Bidding for Pollution Control Dollars in the Chesapeake: A Modest Proposal for the Amish Farmer

Shana Campbell Jones

June 10, 2010

If I remember my Sunday School lessons correctly, “clean living” should result in a lot of good things in addition to a heavenly reward: a strong character, an orderly home, and a healthy body and environment.   Ironically for the Amish, a clean living group if there ever was one, clean living also produces dirty waters.

As yesterday’s New York Times article reminds us, Amish farms in Lancaster county generate more than 61 million pounds of manure a year – much of which ends up in waterways that run straight into the Chesapeake Bay.  Dealing with the farmers in Lancaster county is a challenge: How do you encourage a population that resists change to adopt new farming practices? Impose stronger regulations? Do what we usually do with farmers, which is to pay them using grant dollars to change?

The challenge is even greater when you consider how strongly the Amish value self-sufficiency and distrust government.   Unlike many who loudly profess such values, the Amish practice what they preach:  they live genuinely self-sustainable lives, and they don’t take government benefits, refusing even Social Security. I was struck in the article by a farmer declaring he had vowed never to take a government grant – quite a different mindset from our culture of subsidies for agribusiness, corporate welfare, and bank bailouts.  

So what program would work? Although CPR Member Scholar Bob Adler doesn’t address the Amish in his recent article, Priceline for Pollution: Auctions to Allocate Public Pollution Control Dollars, he does propose a program for the Chesapeake Bay that might appeal to the Amish farmer precisely because the funds generated and distributed for improved pollution reduction practices are not “handouts.”  Based on his work with the Colorado River, Adler proposes that Bay restoration grants and subsidies be auctioned instead of being distributed based on political or other factors. The bids proposing the most cost-effective methods of meaningful pollution control would be offered implementation dollars. It worked well for the Colorado River Basin Salinity Program; it could also work well for the Bay.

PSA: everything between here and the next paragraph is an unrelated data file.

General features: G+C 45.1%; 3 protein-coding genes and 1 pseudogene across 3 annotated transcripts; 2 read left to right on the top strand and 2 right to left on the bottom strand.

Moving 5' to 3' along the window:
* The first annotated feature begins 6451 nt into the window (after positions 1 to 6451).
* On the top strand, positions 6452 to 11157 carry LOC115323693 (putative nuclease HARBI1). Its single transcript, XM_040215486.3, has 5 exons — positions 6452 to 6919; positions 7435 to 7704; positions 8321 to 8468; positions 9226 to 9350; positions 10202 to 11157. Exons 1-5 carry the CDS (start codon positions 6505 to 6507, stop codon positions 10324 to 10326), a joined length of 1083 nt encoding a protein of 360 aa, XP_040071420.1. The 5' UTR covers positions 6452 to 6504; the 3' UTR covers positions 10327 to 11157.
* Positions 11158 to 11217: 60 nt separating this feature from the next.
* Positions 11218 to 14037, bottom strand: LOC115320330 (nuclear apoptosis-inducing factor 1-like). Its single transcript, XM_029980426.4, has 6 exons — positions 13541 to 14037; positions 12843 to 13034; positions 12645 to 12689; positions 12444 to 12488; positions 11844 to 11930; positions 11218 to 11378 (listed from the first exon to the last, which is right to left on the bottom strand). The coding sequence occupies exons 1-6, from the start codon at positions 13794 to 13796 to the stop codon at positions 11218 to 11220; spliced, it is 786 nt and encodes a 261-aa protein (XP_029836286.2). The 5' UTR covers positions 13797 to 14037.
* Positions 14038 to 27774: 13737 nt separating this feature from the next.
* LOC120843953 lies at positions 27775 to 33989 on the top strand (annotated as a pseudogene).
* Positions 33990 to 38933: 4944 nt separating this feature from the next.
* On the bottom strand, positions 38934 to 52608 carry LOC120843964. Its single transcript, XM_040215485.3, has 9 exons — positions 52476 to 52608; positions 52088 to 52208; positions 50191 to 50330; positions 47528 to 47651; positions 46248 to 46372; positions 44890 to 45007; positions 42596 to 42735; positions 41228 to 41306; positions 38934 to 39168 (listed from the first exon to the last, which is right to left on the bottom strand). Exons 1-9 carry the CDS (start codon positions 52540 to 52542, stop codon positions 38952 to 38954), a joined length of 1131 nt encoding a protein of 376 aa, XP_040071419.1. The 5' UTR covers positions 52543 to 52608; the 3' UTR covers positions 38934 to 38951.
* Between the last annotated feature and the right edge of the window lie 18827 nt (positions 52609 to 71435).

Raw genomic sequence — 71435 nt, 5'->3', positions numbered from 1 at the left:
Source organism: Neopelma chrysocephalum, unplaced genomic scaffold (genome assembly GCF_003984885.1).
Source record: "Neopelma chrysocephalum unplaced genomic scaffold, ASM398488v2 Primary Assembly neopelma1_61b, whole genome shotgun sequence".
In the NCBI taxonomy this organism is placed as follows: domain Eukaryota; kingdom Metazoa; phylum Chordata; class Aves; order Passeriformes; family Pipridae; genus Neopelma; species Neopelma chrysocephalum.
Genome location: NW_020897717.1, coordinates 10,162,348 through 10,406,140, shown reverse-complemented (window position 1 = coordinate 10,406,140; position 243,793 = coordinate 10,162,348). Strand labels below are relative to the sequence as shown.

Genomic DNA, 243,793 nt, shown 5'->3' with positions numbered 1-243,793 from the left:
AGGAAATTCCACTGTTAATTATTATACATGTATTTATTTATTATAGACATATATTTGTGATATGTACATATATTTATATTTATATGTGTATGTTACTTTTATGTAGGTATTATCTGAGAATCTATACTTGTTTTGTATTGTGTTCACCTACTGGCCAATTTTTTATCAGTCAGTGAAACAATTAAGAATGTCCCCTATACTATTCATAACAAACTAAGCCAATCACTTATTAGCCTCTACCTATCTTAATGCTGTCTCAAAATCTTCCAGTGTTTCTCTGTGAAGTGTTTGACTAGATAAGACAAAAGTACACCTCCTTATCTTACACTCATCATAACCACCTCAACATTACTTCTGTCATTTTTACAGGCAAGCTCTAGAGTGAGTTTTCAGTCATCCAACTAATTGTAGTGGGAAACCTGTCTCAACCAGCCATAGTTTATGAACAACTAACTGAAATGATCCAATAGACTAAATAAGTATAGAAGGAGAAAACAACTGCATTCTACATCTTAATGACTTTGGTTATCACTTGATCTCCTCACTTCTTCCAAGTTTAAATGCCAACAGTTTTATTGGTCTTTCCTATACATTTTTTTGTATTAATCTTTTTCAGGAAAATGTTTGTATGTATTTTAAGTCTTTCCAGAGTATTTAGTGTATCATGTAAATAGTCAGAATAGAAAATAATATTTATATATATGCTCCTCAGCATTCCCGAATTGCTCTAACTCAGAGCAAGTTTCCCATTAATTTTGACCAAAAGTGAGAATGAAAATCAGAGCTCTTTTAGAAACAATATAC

“Farming is getting expensive,” said another Amish farmer in the article, and indeed it is – both for the farmer and for the Bay.  Many of the methods to control agricultural pollution – fences to keep cows out of streams, stream buffers, and even manure storage systems – are relatively cheap, particularly in comparison to, say, upgrading a sewage treatment plant. Under an auctioning program like the one Professor Adler proposes, a market could be created to pay Amish farmers with the most cost-effective proposals for providing environmentally protective services. It’s not a handout or a regulation: it’s a competitive bidding process for a valued activity.  Clean living might result in clean waters after all. 

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